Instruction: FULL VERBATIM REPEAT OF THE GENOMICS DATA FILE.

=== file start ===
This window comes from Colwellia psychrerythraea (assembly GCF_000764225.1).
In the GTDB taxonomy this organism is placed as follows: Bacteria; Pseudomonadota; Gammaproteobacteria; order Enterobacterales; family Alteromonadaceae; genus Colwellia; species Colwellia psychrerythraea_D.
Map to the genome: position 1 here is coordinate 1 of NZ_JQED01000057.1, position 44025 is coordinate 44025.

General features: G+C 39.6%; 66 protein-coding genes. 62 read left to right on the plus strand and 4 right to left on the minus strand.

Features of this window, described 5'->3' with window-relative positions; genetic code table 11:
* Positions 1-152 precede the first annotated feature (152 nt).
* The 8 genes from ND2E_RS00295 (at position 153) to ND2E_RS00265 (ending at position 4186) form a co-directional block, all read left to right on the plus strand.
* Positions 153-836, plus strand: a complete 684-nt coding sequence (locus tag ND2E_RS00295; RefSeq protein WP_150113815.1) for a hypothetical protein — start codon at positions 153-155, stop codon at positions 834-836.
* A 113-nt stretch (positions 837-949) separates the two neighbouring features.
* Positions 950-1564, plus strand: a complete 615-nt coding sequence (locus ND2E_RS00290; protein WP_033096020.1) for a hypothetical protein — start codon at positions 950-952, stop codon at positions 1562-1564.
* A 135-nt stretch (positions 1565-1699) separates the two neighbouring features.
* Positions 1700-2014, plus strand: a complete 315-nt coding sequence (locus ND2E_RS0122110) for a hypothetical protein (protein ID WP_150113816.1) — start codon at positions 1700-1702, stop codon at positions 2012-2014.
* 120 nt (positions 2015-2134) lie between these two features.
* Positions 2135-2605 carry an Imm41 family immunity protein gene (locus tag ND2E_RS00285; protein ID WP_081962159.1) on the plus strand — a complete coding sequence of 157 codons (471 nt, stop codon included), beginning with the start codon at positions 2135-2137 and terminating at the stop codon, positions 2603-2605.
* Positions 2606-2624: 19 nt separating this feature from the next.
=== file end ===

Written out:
This window comes from Colwellia psychrerythraea (assembly GCF_000764225.1).
In the GTDB taxonomy this organism is placed as follows: Bacteria; Pseudomonadota; Gammaproteobacteria; order Enterobacterales; family Alteromonadaceae; genus Colwellia; species Colwellia psychrerythraea_D.
Map to the genome: position 1 here is coordinate 1 of NZ_JQED01000057.1, position 44025 is coordinate 44025.

General features: G+C 39.6%; 66 protein-coding genes. 62 read left to right on the plus strand and 4 right to left on the minus strand.

Features of this window, described 5'->3' with window-relative positions; genetic code table 11:
* Positions 1-152 precede the first annotated feature (152 nt).
* The 8 genes from ND2E_RS00295 (at position 153) to ND2E_RS00265 (ending at position 4186) form a co-directional block, all read left to right on the plus strand.
* Positions 153-836, plus strand: a complete 684-nt coding sequence (locus tag ND2E_RS00295; RefSeq protein WP_150113815.1) for a hypothetical protein — start codon at positions 153-155, stop codon at positions 834-836.
* A 113-nt stretch (positions 837-949) separates the two neighbouring features.
* Positions 950-1564, plus strand: a complete 615-nt coding sequence (locus ND2E_RS00290; protein WP_033096020.1) for a hypothetical protein — start codon at positions 950-952, stop codon at positions 1562-1564.
* A 135-nt stretch (positions 1565-1699) separates the two neighbouring features.
* Positions 1700-2014, plus strand: a complete 315-nt coding sequence (locus ND2E_RS0122110) for a hypothetical protein (protein ID WP_150113816.1) — start codon at positions 1700-1702, stop codon at positions 2012-2014.
* 120 nt (positions 2015-2134) lie between these two features.
* Positions 2135-2605 carry an Imm41 family immunity protein gene (locus tag ND2E_RS00285; protein ID WP_081962159.1) on the plus strand — a complete coding sequence of 157 codons (471 nt, stop codon included), beginning with the start codon at positions 2135-2137 and terminating at the stop codon, positions 2603-2605.
* Positions 2606-2624: 19 nt separating this feature from the next.